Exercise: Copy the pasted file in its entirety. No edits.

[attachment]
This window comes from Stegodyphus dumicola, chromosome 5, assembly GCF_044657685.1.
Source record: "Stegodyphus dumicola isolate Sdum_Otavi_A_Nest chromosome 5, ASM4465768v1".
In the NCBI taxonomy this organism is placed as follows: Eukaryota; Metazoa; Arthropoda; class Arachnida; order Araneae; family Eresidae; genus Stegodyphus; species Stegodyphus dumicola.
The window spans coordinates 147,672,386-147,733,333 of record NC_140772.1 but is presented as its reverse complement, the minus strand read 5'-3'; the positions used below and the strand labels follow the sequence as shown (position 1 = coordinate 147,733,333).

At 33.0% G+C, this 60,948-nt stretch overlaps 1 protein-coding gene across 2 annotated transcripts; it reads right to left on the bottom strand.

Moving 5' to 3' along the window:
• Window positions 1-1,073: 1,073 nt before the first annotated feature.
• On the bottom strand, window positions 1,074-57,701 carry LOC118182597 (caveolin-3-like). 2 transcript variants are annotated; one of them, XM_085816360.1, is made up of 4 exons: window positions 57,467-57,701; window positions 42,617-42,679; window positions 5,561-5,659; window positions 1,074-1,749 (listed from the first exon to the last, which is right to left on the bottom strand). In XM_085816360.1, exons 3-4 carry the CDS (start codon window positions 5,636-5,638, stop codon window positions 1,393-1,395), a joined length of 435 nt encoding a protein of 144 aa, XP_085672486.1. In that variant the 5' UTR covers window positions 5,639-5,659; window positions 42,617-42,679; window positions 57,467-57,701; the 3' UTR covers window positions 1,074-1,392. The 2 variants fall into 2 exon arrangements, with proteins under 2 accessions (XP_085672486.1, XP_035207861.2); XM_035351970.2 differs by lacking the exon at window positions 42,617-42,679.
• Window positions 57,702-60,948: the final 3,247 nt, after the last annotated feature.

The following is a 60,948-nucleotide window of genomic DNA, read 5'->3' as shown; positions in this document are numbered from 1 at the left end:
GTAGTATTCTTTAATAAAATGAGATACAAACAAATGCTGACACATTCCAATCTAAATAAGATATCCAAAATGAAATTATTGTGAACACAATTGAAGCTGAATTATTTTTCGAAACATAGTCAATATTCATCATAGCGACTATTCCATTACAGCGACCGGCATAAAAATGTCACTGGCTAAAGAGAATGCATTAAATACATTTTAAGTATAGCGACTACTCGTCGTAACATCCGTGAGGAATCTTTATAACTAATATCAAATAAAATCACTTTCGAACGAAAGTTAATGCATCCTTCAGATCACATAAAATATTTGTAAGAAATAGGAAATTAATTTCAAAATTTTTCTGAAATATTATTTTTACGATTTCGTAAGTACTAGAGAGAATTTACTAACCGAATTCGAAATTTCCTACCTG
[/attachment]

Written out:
This window comes from Stegodyphus dumicola, chromosome 5, assembly GCF_044657685.1.
Source record: "Stegodyphus dumicola isolate Sdum_Otavi_A_Nest chromosome 5, ASM4465768v1".
In the NCBI taxonomy this organism is placed as follows: Eukaryota; Metazoa; Arthropoda; class Arachnida; order Araneae; family Eresidae; genus Stegodyphus; species Stegodyphus dumicola.
The window spans coordinates 147,672,386-147,733,333 of record NC_140772.1 but is presented as its reverse complement, the minus strand read 5'-3'; the positions used below and the strand labels follow the sequence as shown (position 1 = coordinate 147,733,333).

At 33.0% G+C, this 60,948-nt stretch overlaps 1 protein-coding gene across 2 annotated transcripts; it reads right to left on the bottom strand.

Moving 5' to 3' along the window:
• Window positions 1-1,073: 1,073 nt before the first annotated feature.
• On the bottom strand, window positions 1,074-57,701 carry LOC118182597 (caveolin-3-like). 2 transcript variants are annotated; one of them, XM_085816360.1, is made up of 4 exons: window positions 57,467-57,701; window positions 42,617-42,679; window positions 5,561-5,659; window positions 1,074-1,749 (listed from the first exon to the last, which is right to left on the bottom strand). In XM_085816360.1, exons 3-4 carry the CDS (start codon window positions 5,636-5,638, stop codon window positions 1,393-1,395), a joined length of 435 nt encoding a protein of 144 aa, XP_085672486.1. In that variant the 5' UTR covers window positions 5,639-5,659; window positions 42,617-42,679; window positions 57,467-57,701; the 3' UTR covers window positions 1,074-1,392. The 2 variants fall into 2 exon arrangements, with proteins under 2 accessions (XP_085672486.1, XP_035207861.2); XM_035351970.2 differs by lacking the exon at window positions 42,617-42,679.
• Window positions 57,702-60,948: the final 3,247 nt, after the last annotated feature.

The following is a 60,948-nucleotide window of genomic DNA, read 5'->3' as shown; positions in this document are numbered from 1 at the left end:
GTAGTATTCTTTAATAAAATGAGATACAAACAAATGCTGACACATTCCAATCTAAATAAGATATCCAAAATGAAATTATTGTGAACACAATTGAAGCTGAATTATTTTTCGAAACATAGTCAATATTCATCATAGCGACTATTCCATTACAGCGACCGGCATAAAAATGTCACTGGCTAAAGAGAATGCATTAAATACATTTTAAGTATAGCGACTACTCGTCGTAACATCCGTGAGGAATCTTTATAACTAATATCAAATAAAATCACTTTCGAACGAAAGTTAATGCATCCTTCAGATCACATAAAATATTTGTAAGAAATAGGAAATTAATTTCAAAATTTTTCTGAAATATTATTTTTACGATTTCGTAAGTACTAGAGAGAATTTACTAACCGAATTCGAAATTTCCTACCTG